Finally, a member of the one-world-government has broken ranks and admitted that the apocalypse predicted by the Mayans is imminent. Of course, it had to be an Australian...
'Alternative history' researcher Graham Hancock recently linked to this complete set of his 1998 documentary series 'Quest for the Lost Civilisation' on YouTube, so I feel fine in posting it here. The series is made up of three 50 minute documentaries, in which Graham traverses the world and explains his controversial theory that "an ancient civilization, highly intelligent people who sailed the planet as early as 10,500 B.C., spread advanced astronomical knowledge and built ancient observatories". The three episodes are:
- Heaven's Mirror
- Forgotten Knowledge
- Ancient Mariners
Skeptics may scoff, but Hancock earnestly points out similarities in giant stone structures in the Egyptian desert and Cambodian jungles, and on Easter Island and in Micronesia, he points out what he considers evidence of an ancient society of seafarers. His ideas may seem utterly bizarre at first, but Hancock presents them in an understated and good-natured manner, and he also makes clever use of computer graphics and aerial photography to illustrate the startling similarities in ancient structures found from the North Atlantic to the South Pacific.
Hancock raises some puzzling questions, and even if you don't buy his arguments, bolstered though they are by mathematical equations and astronomical diagrams, the Quest for the Lost Civilization is an entertaining mixture of archaeology, astronomy, and speculation.
Wow, almost 13 years since that series aired! In more up-to-date Graham Hancock news, I can also tell you that Graham's next fiction novel, War God, is now available for pre-order at Amazon UK and other online bookstores (release date of June 6, 2013).
Tonight I'm heading in to see Graham Hancock, Dennis McKenna and Mitch Schultz do their thing at the 'Origins of Consciousness' lecture tour stop here in Brisbane. The tour so far has been well received, and ticket sales strong (tonight is sold out, as was the stop in Melbourne). There are still a few tickets left for the final appearances at Byron Bay and Sydney (tomorrow and Sunday, respectively), so if you're nearby and interested, make sure you grab a ticket before they disappear:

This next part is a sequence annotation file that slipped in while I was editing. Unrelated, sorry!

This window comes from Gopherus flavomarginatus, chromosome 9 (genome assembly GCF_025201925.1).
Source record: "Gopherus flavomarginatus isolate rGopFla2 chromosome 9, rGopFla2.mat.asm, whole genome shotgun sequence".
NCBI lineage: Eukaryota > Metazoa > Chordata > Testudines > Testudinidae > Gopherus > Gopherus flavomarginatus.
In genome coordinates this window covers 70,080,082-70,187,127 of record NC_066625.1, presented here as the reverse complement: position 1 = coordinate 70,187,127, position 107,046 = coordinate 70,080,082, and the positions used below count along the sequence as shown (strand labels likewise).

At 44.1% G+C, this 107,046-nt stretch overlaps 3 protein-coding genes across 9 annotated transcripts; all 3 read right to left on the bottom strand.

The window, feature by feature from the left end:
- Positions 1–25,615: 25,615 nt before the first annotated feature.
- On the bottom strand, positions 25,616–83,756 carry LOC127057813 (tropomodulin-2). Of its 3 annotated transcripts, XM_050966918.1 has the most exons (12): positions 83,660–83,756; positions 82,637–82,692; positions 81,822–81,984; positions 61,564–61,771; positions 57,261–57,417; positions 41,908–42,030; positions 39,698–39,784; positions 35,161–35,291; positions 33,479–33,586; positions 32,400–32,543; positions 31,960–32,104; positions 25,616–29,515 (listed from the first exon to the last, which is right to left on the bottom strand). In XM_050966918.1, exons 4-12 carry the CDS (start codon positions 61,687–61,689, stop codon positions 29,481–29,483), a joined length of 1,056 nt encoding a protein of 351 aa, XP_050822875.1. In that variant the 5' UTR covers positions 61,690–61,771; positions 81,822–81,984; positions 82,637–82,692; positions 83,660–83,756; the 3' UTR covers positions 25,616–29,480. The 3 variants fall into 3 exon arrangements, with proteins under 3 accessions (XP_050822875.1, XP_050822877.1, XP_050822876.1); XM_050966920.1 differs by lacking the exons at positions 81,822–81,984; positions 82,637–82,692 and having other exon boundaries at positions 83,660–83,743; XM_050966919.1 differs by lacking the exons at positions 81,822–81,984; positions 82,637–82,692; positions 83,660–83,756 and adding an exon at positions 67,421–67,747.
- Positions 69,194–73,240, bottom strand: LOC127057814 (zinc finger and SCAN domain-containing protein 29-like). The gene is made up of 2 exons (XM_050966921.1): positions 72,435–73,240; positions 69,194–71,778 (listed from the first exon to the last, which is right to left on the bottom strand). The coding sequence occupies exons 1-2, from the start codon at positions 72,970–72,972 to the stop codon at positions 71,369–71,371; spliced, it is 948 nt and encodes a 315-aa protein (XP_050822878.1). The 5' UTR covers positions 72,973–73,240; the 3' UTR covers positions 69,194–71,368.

Entheogenesis Australis & Lost Tribes are proud to present
The 2012 Origins of Consciousness tour
An exploration into Psychedelics, Spirituality & Ancient Civilizations, with Graham Hancock, Dennis McKenna, Mitch Shultz & more.
What role have psychedelics played in the evolution of human imagination? What is the link between mystical experiences, neuroscience and parallel dimensions? What was the lost civilisation destroyed in the last ice age? Will we meet the same fate or are we on the cusp of making the great leap forward into an evolved consciousness?
Join Graham Hancock, Dennis McKenna & Mitch Shultz as we unravel some of the BIG questions and take you on an inspirational journey to reconnect with our sacred past, help us understand our present challenges and work towards transforming the future.
Tickets can be purchased from the Entheogenesis Australia website.
Modern technology has revealed some ancient secrets that Stonehenge has kept hidden for thousands of years:
A detailed laser-scan survey of the entire monument has discovered 72 previously unknown Early Bronze Age carvings chipped into five of the giant stones.
All of the newly discovered prehistoric art works are invisible to the naked eye – and have only come to light following a laser-scan survey which recorded literally billions of points micro-topographically on the surfaces of the monument’s 83 surviving stones. In total, some 850 gigabytes of information was collected.
Detailed analysis of that data – carried out on behalf of English Heritage - found that images had been engraved on the stones, normally by removing the top 1-3 millimetres of weathered (darker coloured) rock, to produce different sized shapes. Of the 72 newly discovered images revealed through the data analysis, 71 portray Bronze Age axe-heads and one portrays a Bronze Age dagger.
Prior to the laser survey, 46 other carvings (also of axe-heads and daggers) were known or suspected at Stonehenge – mostly identified visually back in the 1950s. The laser-scan survey has now confirmed the existence of those other images and provided more details about them.
The 72 new ‘rock art’ discoveries almost treble the number of carvings known at Stonehenge – and the monument’s largely invisible art gallery now constitutes the largest single collection of prehistoric rock carvings in southern Britain.